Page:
Malawi is a country of raw beauty but it is among the world’s least developed countries with a low life expectancy and high infant mortality. It is the 7th poorest country in the world and 54% of its people live below the poverty line. There is also a high prevalence of HIV/AIDS. In the Salima district close to the shores of the magnificent Lake Malawi, you will find a place giving life …Ndi Moyo Palliative Care (NMPC).
NdiMoyo Palliative care, a centre of excellence offering holistic palliative care, was officially opened in August 2007 in the Salima district, 112km east of Lilongwe the capital city of Malawi. Salima is a lakeshore district with a population of 350 000 and has 12% of HIV prevalence. NMPC has a dedicated team of 17 people, of which 5 make up a clinical team. The hospice was founded by Tony and Lucy Finch. Lucy Finch is Malawian by birth and a nurse by profession. After living outside the country for 38 years she returned in 2002 to offer the skills she had gained with Hospice Uganda from 1997 to 2002 to Community Based Organisations (CBOs) in the Salima District involved with Home Based Care (HBC).
On the 8th December 2012 a young Ndi Moyo patient called Mariko died at the age of 11, pain-free and at home, surrounded by his family. Mariko had had one of his arms amputated in an attempt to stop a cancer from spreading. Sometime after his discharge from hospital he contracted a very virulent infection and was in such terrible pain that he had suicidal inclinations when his parents first brought him to Ndi Moyo. They came from far outside Ndi Moyo’s normal catchment area and were desperate to find help. The liquid morphine dosage he needed to free him from physical pain was triple that normally required by an adult.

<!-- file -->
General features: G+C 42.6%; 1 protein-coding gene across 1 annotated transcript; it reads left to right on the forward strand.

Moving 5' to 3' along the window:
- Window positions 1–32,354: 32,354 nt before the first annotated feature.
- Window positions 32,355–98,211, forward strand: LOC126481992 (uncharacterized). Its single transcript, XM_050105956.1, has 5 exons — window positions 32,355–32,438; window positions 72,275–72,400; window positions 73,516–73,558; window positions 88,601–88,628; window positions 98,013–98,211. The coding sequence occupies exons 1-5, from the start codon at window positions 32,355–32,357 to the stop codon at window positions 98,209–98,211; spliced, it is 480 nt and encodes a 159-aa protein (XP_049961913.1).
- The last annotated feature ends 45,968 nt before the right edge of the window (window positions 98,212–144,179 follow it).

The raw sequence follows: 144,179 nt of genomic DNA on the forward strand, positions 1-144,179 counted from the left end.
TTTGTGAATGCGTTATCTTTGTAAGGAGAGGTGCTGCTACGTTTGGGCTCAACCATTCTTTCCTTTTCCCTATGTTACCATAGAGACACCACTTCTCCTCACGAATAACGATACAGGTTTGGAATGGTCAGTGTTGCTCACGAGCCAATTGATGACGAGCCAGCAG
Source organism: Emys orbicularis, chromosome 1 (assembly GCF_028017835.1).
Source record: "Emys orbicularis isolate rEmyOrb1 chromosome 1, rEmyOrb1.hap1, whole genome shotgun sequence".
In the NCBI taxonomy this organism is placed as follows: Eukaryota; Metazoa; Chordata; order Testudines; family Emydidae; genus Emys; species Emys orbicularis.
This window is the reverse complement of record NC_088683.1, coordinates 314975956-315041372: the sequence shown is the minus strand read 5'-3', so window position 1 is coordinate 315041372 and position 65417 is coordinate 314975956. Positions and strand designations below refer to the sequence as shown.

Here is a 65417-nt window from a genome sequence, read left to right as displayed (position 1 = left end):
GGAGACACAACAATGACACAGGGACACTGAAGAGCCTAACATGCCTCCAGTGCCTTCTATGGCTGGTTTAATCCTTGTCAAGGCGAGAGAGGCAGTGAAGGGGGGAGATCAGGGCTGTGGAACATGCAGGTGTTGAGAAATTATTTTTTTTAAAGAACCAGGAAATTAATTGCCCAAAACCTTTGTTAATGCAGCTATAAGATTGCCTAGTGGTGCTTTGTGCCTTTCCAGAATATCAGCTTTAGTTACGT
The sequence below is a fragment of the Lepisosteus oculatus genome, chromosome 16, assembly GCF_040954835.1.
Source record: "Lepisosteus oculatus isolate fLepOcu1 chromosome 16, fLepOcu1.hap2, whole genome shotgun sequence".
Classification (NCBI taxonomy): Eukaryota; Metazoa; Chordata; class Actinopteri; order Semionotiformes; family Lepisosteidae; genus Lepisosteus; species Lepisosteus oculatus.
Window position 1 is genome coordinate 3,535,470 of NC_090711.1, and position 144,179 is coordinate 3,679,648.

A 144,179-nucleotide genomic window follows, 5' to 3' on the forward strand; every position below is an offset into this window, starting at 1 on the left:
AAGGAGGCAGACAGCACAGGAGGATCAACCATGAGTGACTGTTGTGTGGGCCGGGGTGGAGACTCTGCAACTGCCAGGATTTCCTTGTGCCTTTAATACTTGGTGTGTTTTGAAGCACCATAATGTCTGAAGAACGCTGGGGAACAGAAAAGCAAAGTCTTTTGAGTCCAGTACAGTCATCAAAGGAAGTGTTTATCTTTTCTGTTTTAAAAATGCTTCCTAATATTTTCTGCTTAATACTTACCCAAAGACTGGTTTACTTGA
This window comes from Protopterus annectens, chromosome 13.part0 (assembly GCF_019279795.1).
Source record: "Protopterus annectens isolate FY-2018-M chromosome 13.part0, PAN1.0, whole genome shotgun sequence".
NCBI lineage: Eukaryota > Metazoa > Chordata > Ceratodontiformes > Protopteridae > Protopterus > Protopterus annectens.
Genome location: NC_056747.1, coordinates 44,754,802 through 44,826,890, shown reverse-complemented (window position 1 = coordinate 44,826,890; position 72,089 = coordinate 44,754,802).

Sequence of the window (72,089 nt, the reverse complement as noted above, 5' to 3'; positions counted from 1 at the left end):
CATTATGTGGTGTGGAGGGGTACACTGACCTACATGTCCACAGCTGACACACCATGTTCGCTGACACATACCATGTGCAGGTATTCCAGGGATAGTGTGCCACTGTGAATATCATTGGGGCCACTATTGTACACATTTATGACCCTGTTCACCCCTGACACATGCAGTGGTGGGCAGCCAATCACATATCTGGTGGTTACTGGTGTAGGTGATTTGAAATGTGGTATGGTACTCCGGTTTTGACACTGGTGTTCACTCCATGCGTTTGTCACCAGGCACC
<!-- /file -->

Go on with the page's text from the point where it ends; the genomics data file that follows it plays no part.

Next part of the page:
Throughout Mariko’s last two months of life he was too weak to walk or move on his own. He had loving parents who were very gentle and cared for him 24 hours a day. Most weekends Lucy Finch made a round trip of 85 miles to see him at home, taking him mangoes that were not available in his home area; and ensuring he remained comfortable. Having relieved his physical pain he was able to think again about living and his hopes of playing football once more in the village team; and of the bike he dreamed he would ride one day. Friends of Ndi Moyo rallied round to provide him with a smart new bicycle (well beyond the family’s wildest dreams) and in addition, a football and a special medal depicting a champion footballer to lift his spirits.
During those last two months the lives of Mariko and his family were transformed by the holistic nature of the end-of-life care that Ndi Moyo provided as part of its palliative care remit.
The original story about Mariko appeared in the December 2012 Issue of the Ndi Moyo Newsletter, written by Tony Finch. Christopher Mindiera has worked as a Palliative Care Specialist at NdiMoyo Palliative Care since 2008.